208.2 ± 4.5
162.1 ± 17.0
DWG (g/fish/day)
1.78 ± 0.0
1.38 ± 0.1
Net Yield (t/ha/year)
16.7 ± 0.4
13.0 ± 1.4
FCR
0.87 ± 0.05
1.10 ± 0.1



INPUTS





Feed (kg/pond)
182.1 ± 8.8
174.7 ± 5.9
UREA (kg/pond)
39.1 ± 0.0
20.4 ± 0.0
TSP (kg/pond)
23.0 ± 0.0
12.0 ± 0.0



REPRODUCTION





Total No.
211 ± 140
458 ± 218
Mean Weight (g)
68.0 ± 20.0
47.0 ± 21.0
Total Weight (kg/pond)
11.2 ± 6.0
16.4 ± 7.0




Figure 5 (15 K image). Fluctuation of total Kjeldahl nitrogen in both treatments over the culture period.

Figure 6 (15 K image). Fluctuation of total phosphorus (mg/l) in both treatments over the culture period.

Daily weight gain in both treatments was similar up to day 80, but the final yield was greater in the treatment with continuous fertilization plus feeding than the treatment with feed input alone. The low feed conversion ratio (0.83-1.28) in this study confirms that the fish growth benefited from natural diet stimulated by fertilization. Green (1992) reported that fish production at El Carao, Honduras was 5305 kg/ha in 150 d, and the feed conversion was 1.8 when feed (24% protein) was the only input offered to tilapia stocked at 2 fish/m2. However, he observed that the natural productivity stimulated by pond fertilization was sufficient to permit rapid fish growth during the first two months of culture.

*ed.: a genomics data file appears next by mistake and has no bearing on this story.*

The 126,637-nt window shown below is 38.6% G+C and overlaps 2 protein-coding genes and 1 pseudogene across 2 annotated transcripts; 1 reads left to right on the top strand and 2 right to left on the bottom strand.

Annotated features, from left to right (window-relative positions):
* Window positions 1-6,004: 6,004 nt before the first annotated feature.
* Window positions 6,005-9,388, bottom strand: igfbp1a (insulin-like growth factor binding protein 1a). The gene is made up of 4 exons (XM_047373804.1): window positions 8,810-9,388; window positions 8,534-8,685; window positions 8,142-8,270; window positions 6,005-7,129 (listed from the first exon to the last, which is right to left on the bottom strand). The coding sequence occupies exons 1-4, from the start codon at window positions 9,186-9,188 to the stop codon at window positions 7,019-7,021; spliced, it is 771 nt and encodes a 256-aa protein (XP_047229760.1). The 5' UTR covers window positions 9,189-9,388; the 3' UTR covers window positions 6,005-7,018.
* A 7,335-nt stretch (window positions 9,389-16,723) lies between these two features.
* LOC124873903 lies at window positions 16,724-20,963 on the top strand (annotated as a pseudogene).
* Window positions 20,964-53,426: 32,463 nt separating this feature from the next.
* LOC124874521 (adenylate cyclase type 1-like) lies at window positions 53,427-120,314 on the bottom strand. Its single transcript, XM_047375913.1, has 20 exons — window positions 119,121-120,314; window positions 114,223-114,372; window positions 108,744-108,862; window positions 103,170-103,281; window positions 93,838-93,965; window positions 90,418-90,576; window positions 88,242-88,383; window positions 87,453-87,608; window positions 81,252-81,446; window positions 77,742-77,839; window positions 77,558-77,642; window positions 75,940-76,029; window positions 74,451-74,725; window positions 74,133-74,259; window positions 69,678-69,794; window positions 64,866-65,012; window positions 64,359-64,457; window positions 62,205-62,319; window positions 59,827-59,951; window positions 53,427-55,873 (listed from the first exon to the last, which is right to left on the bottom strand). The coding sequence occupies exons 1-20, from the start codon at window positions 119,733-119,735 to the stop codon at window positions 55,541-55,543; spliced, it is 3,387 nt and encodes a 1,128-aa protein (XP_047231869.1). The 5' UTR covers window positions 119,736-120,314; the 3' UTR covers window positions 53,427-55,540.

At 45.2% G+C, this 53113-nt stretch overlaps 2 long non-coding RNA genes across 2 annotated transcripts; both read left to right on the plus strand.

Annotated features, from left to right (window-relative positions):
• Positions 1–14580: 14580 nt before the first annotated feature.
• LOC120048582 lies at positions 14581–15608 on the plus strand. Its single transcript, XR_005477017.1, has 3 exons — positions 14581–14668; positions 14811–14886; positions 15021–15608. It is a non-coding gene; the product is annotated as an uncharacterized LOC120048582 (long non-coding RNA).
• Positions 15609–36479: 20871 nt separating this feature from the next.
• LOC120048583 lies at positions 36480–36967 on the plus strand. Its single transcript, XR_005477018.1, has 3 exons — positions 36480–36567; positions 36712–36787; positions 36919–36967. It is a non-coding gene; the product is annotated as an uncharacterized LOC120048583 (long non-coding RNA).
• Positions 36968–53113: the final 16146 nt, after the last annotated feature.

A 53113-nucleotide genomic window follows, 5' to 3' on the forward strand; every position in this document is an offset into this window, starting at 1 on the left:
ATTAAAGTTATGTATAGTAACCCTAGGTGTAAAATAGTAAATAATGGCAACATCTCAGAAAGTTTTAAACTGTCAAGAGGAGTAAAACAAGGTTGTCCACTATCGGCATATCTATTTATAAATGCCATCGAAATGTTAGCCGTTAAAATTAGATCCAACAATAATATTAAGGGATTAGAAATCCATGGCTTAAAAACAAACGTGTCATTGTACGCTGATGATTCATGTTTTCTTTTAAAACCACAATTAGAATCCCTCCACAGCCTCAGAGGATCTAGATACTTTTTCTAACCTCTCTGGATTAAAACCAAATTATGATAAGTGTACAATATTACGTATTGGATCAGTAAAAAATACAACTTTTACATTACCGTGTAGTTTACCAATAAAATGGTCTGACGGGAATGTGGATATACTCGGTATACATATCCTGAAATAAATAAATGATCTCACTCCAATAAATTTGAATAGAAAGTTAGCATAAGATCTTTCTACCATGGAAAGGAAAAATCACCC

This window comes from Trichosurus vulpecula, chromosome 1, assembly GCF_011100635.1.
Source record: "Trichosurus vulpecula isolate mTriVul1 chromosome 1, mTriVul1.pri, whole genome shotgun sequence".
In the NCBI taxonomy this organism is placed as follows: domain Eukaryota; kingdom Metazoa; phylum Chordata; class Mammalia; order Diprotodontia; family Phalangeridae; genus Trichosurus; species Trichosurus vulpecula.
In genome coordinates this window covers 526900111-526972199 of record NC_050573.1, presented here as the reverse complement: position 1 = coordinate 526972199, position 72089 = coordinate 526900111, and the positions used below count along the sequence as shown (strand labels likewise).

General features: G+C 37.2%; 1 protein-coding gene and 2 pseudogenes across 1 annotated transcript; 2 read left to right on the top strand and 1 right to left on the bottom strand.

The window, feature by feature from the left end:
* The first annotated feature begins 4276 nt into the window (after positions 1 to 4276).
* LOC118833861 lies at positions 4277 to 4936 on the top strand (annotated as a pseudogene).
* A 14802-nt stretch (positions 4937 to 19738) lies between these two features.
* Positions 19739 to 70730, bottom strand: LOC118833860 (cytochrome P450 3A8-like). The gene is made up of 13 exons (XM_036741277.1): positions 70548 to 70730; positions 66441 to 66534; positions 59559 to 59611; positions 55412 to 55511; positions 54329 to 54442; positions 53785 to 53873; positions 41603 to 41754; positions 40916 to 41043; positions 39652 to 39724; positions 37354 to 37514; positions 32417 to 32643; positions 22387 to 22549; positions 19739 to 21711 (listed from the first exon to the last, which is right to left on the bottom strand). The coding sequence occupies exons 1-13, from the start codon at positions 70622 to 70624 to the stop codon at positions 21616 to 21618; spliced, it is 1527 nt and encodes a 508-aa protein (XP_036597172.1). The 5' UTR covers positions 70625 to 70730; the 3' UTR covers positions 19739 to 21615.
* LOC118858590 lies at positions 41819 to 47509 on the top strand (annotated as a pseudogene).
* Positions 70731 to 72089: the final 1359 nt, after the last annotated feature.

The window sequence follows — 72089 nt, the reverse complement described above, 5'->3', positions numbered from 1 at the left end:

Nutrient Budget

The estimated N and P budgets in both treatments showed that fertilizer was the major source of nutrient inputs and the second was commercial feed (Table 3). The total input of N and P was significantly higher in treatment A than in treatment B (p < 0.05), and the amounts of N and P input from water, fish, fertilizer, and feed for both treatments are compared in Figures 7 and 8.